and there are dreams to be woven. big dreams, small dreams. harsh dreams, soft dreams. dreams made of eekie puddles on potholes during the rain. dreams made of marshmallow and puppy love. dreams that your mother birthed on you no sooner than when you were born. dreams that reek of ambition. dreams that take the shape of unborn babies. dreams that sway with the wind like green leaves in a rice field. dreams that are eager to destroy. dreams that wish to undo time, progress, civilisation, and at times, intend to outdo the world, set it right, this time. for sure. finally. and that mild, fragrant, most fragile, most delicate dream that floats through intoxicating melodies that you wish would never stop playing.

the world is at once unbearably cruel, utterly beautiful, baffling, cheerful, noisy, boring, tiring, overwhelming. it pulls and pushes with such vigour. everything about it so irreconcilable. everything so sticky. even the silent greeting of a monochrome doormat, or your neighbour's incomprehensible murmur early in the morning that you receive with half-awake ears. all of it sticks. in the midst of all this, i'm glad what has also stuck is your phrase about the jackfruit.

dearest, do you remember how whenever i got the chance i'd come sit beside you. i'd close my eyes and fold my palms on my lap.

it was during moments of silence, when nothing was spoken, that everything was exchanged. you gave me everything then. love. god. beauty. meaning--everything that i hanker for when i am not lathering up against the ball of distraction that is the world.

in your presence i always healed. i felt like you were able to touch me from a much deeper place than the body, with a much more potent tool than the mind. my thoughts would vanish. my body would dissolve into nothing but a warm tingle of atoms. like gold dust dancing in sunlight. and at one point it got me wondering. if being around you could make me feel this way, what must it be like to be you. i may never know. but i know i will never stop wondering.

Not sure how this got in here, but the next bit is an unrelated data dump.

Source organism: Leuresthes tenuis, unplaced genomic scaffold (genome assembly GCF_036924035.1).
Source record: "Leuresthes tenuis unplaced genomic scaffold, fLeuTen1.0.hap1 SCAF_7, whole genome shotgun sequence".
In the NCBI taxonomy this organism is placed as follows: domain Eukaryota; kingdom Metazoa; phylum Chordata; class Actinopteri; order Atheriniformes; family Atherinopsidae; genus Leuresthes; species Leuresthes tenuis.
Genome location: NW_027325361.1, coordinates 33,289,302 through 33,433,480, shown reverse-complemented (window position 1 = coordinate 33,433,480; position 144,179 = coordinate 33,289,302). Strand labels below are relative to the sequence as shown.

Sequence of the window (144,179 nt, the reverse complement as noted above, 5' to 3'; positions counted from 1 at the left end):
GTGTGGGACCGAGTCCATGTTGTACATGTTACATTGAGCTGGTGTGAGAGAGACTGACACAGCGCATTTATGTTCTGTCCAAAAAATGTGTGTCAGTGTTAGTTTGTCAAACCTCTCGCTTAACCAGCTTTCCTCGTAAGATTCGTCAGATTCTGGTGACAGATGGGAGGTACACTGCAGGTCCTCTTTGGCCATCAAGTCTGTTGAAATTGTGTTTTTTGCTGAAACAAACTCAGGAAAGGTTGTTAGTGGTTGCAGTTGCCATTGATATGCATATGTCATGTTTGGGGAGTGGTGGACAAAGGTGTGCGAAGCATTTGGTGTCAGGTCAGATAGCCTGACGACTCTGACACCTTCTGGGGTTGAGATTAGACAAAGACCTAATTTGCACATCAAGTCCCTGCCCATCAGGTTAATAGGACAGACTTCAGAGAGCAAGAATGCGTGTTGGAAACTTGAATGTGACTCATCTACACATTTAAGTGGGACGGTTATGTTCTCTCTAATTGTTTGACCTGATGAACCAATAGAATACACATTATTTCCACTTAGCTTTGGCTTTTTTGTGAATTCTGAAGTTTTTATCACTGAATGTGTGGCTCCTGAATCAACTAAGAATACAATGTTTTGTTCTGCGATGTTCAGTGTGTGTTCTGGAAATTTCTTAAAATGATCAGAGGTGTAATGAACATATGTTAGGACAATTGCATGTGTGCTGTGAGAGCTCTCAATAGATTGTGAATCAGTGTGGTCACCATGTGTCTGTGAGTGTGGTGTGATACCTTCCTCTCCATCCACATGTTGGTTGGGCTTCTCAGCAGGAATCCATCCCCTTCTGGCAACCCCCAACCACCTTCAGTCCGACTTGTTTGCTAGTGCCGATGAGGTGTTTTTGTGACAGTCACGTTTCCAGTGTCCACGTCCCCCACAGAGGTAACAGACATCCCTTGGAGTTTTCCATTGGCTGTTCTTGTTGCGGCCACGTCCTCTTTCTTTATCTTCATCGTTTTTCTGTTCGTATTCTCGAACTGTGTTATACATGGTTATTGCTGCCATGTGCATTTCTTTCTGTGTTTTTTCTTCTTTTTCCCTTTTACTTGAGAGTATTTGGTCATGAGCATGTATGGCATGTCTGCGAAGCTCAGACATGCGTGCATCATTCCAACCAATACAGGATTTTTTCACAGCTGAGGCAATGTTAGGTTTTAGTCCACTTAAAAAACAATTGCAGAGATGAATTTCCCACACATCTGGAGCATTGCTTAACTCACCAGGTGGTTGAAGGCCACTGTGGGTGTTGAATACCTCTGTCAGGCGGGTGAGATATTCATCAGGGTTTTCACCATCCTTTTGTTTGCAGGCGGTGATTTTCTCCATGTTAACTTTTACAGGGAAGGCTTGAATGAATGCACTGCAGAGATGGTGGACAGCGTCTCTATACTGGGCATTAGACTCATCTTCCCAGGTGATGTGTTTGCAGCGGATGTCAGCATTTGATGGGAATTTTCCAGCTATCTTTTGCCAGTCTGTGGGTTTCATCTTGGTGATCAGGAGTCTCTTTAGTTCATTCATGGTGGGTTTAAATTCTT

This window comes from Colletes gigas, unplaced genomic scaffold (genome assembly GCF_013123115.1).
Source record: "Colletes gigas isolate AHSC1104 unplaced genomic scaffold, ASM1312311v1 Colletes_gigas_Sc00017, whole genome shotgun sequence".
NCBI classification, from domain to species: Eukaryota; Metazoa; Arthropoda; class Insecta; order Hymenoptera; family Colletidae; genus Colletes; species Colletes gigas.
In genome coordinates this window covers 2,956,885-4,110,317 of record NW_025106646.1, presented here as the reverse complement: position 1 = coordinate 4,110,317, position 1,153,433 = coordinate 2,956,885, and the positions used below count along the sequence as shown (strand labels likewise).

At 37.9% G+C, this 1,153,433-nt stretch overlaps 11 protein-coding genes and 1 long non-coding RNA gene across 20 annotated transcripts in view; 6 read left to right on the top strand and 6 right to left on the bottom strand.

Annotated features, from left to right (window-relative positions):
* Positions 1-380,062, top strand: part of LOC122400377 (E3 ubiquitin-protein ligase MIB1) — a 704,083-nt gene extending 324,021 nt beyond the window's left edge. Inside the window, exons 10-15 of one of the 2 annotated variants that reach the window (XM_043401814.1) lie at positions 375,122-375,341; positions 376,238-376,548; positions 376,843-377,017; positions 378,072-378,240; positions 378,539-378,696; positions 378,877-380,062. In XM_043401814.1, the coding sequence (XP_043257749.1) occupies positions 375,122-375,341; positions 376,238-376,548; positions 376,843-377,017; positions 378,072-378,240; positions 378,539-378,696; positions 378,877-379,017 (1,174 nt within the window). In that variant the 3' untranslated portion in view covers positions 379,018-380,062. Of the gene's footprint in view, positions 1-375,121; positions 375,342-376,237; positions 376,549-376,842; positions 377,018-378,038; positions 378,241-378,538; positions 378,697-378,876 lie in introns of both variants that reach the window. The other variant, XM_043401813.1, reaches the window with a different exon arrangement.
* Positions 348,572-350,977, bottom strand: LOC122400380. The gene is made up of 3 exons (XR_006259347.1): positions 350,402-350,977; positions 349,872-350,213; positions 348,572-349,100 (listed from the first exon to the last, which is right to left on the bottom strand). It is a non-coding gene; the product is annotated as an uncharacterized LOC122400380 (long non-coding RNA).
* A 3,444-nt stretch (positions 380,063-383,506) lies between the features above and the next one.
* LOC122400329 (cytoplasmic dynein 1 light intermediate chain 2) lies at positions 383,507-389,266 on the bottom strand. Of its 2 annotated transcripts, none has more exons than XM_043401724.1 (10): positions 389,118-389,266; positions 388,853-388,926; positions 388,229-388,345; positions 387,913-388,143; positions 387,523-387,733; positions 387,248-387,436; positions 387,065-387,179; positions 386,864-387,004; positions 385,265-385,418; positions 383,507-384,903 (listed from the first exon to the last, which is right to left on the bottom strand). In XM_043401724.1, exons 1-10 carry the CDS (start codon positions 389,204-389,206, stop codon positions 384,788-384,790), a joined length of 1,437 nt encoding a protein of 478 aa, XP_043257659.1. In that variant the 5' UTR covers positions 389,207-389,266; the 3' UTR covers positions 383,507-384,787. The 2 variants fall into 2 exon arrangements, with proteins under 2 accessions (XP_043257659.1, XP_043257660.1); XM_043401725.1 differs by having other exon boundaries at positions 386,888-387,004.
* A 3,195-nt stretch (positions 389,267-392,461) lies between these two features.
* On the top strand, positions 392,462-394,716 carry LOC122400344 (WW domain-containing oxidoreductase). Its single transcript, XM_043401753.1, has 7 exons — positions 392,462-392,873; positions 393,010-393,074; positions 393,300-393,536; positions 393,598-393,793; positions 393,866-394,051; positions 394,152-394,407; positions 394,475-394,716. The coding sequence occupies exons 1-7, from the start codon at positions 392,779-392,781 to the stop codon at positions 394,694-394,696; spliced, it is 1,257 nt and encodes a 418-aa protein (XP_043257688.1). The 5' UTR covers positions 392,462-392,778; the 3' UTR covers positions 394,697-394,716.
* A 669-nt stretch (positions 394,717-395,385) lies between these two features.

in a world so topsy-turvy, you really are top quality jackfruit-soluble soap. occasionally out of stock. like these days. i curse my luck and carry on. know how i am. today i crave. tomorrow i reject. one moment i know who i am, the next i am clueless. i am known to swing between mania and dejection. you would never let me dream, there was no reason for dreaming with you around. and now, every day, i encounter a thousand random ideas. and each idea, even the tiniest one, is all too eager to hatch into a crazy medley of sticky nightmares and dreams. and there you go, that's how i lose touch with reality again.

can i say i don't long for you anymore? longing does nothing but distract me from loving. and i want to love to the core. but for now, colliding with the world is how it's got to be. there's only jackfruit on the menu this side of reality. and sometimes it makes me a little amnesiac about love. but as long as i know what i'm being served, i think i'll survive. i hope every such encounter makes me wiser. until i meet you again and together, we wash our hands clean.

i have missed you.